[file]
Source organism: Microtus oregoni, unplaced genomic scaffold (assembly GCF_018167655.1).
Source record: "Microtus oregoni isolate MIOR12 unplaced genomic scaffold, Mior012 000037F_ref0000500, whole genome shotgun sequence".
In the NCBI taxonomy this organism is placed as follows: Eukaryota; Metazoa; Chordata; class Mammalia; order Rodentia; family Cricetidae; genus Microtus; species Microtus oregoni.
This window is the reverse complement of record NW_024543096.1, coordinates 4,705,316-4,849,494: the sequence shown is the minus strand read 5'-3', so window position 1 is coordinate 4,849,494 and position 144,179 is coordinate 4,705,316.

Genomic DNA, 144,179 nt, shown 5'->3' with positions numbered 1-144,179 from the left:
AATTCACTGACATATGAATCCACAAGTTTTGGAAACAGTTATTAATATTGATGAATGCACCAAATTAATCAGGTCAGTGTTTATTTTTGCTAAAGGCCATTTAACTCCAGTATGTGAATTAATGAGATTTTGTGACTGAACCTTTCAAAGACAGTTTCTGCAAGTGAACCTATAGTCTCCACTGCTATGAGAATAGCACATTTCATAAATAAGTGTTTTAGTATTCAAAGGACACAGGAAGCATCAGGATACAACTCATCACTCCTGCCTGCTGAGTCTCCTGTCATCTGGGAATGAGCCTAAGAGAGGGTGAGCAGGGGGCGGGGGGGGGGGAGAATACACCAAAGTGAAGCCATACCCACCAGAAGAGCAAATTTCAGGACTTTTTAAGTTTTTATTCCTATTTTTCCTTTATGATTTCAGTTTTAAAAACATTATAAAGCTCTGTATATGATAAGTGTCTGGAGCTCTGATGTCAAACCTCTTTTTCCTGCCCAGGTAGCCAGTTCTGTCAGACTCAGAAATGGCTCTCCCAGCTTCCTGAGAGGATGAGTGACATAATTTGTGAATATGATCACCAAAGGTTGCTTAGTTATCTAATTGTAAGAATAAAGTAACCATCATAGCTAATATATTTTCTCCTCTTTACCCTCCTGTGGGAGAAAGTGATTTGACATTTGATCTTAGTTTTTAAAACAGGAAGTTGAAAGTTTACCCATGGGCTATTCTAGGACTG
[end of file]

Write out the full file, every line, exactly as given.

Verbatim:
Source organism: Microtus oregoni, unplaced genomic scaffold (assembly GCF_018167655.1).
Source record: "Microtus oregoni isolate MIOR12 unplaced genomic scaffold, Mior012 000037F_ref0000500, whole genome shotgun sequence".
In the NCBI taxonomy this organism is placed as follows: Eukaryota; Metazoa; Chordata; class Mammalia; order Rodentia; family Cricetidae; genus Microtus; species Microtus oregoni.
This window is the reverse complement of record NW_024543096.1, coordinates 4,705,316-4,849,494: the sequence shown is the minus strand read 5'-3', so window position 1 is coordinate 4,849,494 and position 144,179 is coordinate 4,705,316.

Genomic DNA, 144,179 nt, shown 5'->3' with positions numbered 1-144,179 from the left:
AATTCACTGACATATGAATCCACAAGTTTTGGAAACAGTTATTAATATTGATGAATGCACCAAATTAATCAGGTCAGTGTTTATTTTTGCTAAAGGCCATTTAACTCCAGTATGTGAATTAATGAGATTTTGTGACTGAACCTTTCAAAGACAGTTTCTGCAAGTGAACCTATAGTCTCCACTGCTATGAGAATAGCACATTTCATAAATAAGTGTTTTAGTATTCAAAGGACACAGGAAGCATCAGGATACAACTCATCACTCCTGCCTGCTGAGTCTCCTGTCATCTGGGAATGAGCCTAAGAGAGGGTGAGCAGGGGGCGGGGGGGGGGGAGAATACACCAAAGTGAAGCCATACCCACCAGAAGAGCAAATTTCAGGACTTTTTAAGTTTTTATTCCTATTTTTCCTTTATGATTTCAGTTTTAAAAACATTATAAAGCTCTGTATATGATAAGTGTCTGGAGCTCTGATGTCAAACCTCTTTTTCCTGCCCAGGTAGCCAGTTCTGTCAGACTCAGAAATGGCTCTCCCAGCTTCCTGAGAGGATGAGTGACATAATTTGTGAATATGATCACCAAAGGTTGCTTAGTTATCTAATTGTAAGAATAAAGTAACCATCATAGCTAATATATTTTCTCCTCTTTACCCTCCTGTGGGAGAAAGTGATTTGACATTTGATCTTAGTTTTTAAAACAGGAAGTTGAAAGTTTACCCATGGGCTATTCTAGGACTG